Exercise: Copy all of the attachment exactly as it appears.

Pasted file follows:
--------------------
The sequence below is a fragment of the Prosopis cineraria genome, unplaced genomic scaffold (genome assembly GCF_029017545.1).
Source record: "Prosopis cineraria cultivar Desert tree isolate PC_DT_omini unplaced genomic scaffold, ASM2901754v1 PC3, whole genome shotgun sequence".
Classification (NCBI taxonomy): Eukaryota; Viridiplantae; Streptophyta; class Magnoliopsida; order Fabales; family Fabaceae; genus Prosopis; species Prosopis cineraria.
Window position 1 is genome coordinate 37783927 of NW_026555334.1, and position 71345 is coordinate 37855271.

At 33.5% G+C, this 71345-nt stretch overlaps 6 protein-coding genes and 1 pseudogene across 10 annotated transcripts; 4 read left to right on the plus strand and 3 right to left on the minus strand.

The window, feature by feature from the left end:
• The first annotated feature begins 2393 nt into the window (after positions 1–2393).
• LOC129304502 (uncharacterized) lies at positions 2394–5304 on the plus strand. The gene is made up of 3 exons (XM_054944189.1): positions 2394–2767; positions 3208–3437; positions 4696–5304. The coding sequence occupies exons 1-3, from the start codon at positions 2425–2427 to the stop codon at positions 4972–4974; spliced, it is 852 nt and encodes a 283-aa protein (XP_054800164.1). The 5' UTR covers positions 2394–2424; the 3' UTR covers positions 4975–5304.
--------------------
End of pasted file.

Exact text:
The sequence below is a fragment of the Prosopis cineraria genome, unplaced genomic scaffold (genome assembly GCF_029017545.1).
Source record: "Prosopis cineraria cultivar Desert tree isolate PC_DT_omini unplaced genomic scaffold, ASM2901754v1 PC3, whole genome shotgun sequence".
Classification (NCBI taxonomy): Eukaryota; Viridiplantae; Streptophyta; class Magnoliopsida; order Fabales; family Fabaceae; genus Prosopis; species Prosopis cineraria.
Window position 1 is genome coordinate 37783927 of NW_026555334.1, and position 71345 is coordinate 37855271.

At 33.5% G+C, this 71345-nt stretch overlaps 6 protein-coding genes and 1 pseudogene across 10 annotated transcripts; 4 read left to right on the plus strand and 3 right to left on the minus strand.

The window, feature by feature from the left end:
• The first annotated feature begins 2393 nt into the window (after positions 1–2393).
• LOC129304502 (uncharacterized) lies at positions 2394–5304 on the plus strand. The gene is made up of 3 exons (XM_054944189.1): positions 2394–2767; positions 3208–3437; positions 4696–5304. The coding sequence occupies exons 1-3, from the start codon at positions 2425–2427 to the stop codon at positions 4972–4974; spliced, it is 852 nt and encodes a 283-aa protein (XP_054800164.1). The 5' UTR covers positions 2394–2424; the 3' UTR covers positions 4975–5304.